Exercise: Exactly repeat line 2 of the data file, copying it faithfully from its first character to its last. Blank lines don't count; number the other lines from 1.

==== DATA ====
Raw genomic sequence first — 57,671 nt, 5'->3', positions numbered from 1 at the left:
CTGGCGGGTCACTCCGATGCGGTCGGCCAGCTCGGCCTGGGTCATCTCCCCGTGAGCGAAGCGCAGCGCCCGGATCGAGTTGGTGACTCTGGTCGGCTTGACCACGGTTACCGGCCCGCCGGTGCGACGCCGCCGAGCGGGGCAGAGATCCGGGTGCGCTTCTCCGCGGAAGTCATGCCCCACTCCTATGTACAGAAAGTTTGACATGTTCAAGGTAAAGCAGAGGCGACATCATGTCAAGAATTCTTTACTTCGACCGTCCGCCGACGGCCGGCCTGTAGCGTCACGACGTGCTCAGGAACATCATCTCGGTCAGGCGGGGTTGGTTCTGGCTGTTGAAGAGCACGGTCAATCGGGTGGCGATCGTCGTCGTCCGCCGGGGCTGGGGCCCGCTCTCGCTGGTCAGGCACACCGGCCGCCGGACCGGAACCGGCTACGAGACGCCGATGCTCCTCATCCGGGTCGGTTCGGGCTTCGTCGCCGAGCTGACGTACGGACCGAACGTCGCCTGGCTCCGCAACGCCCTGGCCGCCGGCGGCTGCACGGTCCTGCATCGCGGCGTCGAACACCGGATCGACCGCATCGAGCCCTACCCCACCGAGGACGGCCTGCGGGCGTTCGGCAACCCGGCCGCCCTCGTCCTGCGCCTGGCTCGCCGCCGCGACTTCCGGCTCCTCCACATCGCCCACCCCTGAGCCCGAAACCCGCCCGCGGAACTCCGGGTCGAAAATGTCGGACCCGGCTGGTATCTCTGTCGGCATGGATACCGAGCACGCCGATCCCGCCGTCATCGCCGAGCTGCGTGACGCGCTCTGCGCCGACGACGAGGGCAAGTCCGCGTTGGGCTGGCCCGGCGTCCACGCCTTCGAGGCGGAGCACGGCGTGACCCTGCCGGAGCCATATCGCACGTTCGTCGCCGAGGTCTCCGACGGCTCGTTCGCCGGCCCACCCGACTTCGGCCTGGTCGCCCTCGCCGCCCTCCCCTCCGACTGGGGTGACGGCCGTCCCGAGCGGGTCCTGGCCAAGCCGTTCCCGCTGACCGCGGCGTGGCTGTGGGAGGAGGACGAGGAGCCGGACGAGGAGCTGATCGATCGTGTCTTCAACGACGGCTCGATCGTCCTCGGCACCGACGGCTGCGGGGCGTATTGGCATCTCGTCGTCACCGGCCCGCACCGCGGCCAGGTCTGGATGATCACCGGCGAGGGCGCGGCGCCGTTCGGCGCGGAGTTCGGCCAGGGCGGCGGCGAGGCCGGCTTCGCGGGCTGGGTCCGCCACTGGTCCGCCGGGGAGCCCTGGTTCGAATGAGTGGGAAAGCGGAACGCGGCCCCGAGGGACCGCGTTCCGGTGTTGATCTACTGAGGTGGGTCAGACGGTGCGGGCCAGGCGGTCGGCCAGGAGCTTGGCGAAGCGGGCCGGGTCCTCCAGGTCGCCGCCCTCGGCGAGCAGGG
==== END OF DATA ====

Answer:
CTGGCGGGTCACTCCGATGCGGTCGGCCAGCTCGGCCTGGGTCATCTCCCCGTGAGCGAAGCGCAGCGCCCGGATCGAGTTGGTGACTCTGGTCGGCTTGACCACGGTTACCGGCCCGCCGGTGCGACGCCGCCGAGCGGGGCAGAGATCCGGGTGCGCTTCTCCGCGGAAGTCATGCCCCACTCCTATGTACAGAAAGTTTGACATGTTCAAGGTAAAGCAGAGGCGACATCATGTCAAGAATTCTTTACTTCGACCGTCCGCCGACGGCCGGCCTGTAGCGTCACGACGTGCTCAGGAACATCATCTCGGTCAGGCGGGGTTGGTTCTGGCTGTTGAAGAGCACGGTCAATCGGGTGGCGATCGTCGTCGTCCGCCGGGGCTGGGGCCCGCTCTCGCTGGTCAGGCACACCGGCCGCCGGACCGGAACCGGCTACGAGACGCCGATGCTCCTCATCCGGGTCGGTTCGGGCTTCGTCGCCGAGCTGACGTACGGACCGAACGTCGCCTGGCTCCGCAACGCCCTGGCCGCCGGCGGCTGCACGGTCCTGCATCGCGGCGTCGAACACCGGATCGACCGCATCGAGCCCTACCCCACCGAGGACGGCCTGCGGGCGTTCGGCAACCCGGCCGCCCTCGTCCTGCGCCTGGCTCGCCGCCGCGACTTCCGGCTCCTCCACATCGCCCACCCCTGAGCCCGAAACCCGCCCGCGGAACTCCGGGTCGAAAATGTCGGACCCGGCTGGTATCTCTGTCGGCATGGATACCGAGCACGCCGATCCCGCCGTCATCGCCGAGCTGCGTGACGCGCTCTGCGCCGACGACGAGGGCAAGTCCGCGTTGGGCTGGCCCGGCGTCCACGCCTTCGAGGCGGAGCACGGCGTGACCCTGCCGGAGCCATATCGCACGTTCGTCGCCGAGGTCTCCGACGGCTCGTTCGCCGGCCCACCCGACTTCGGCCTGGTCGCCCTCGCCGCCCTCCCCTCCGACTGGGGTGACGGCCGTCCCGAGCGGGTCCTGGCCAAGCCGTTCCCGCTGACCGCGGCGTGGCTGTGGGAGGAGGACGAGGAGCCGGACGAGGAGCTGATCGATCGTGTCTTCAACGACGGCTCGATCGTCCTCGGCACCGACGGCTGCGGGGCGTATTGGCATCTCGTCGTCACCGGCCCGCACCGCGGCCAGGTCTGGATGATCACCGGCGAGGGCGCGGCGCCGTTCGGCGCGGAGTTCGGCCAGGGCGGCGGCGAGGCCGGCTTCGCGGGCTGGGTCCGCCACTGGTCCGCCGGGGAGCCCTGGTTCGAATGAGTGGGAAAGCGGAACGCGGCCCCGAGGGACCGCGTTCCGGTGTTGATCTACTGAGGTGGGTCAGACGGTGCGGGCCAGGCGGTCGGCCAGGAGCTTGGCGAAGCGGGCCGGGTCCTCCAGGTCGCCGCCCTCGGCGAGCAGGG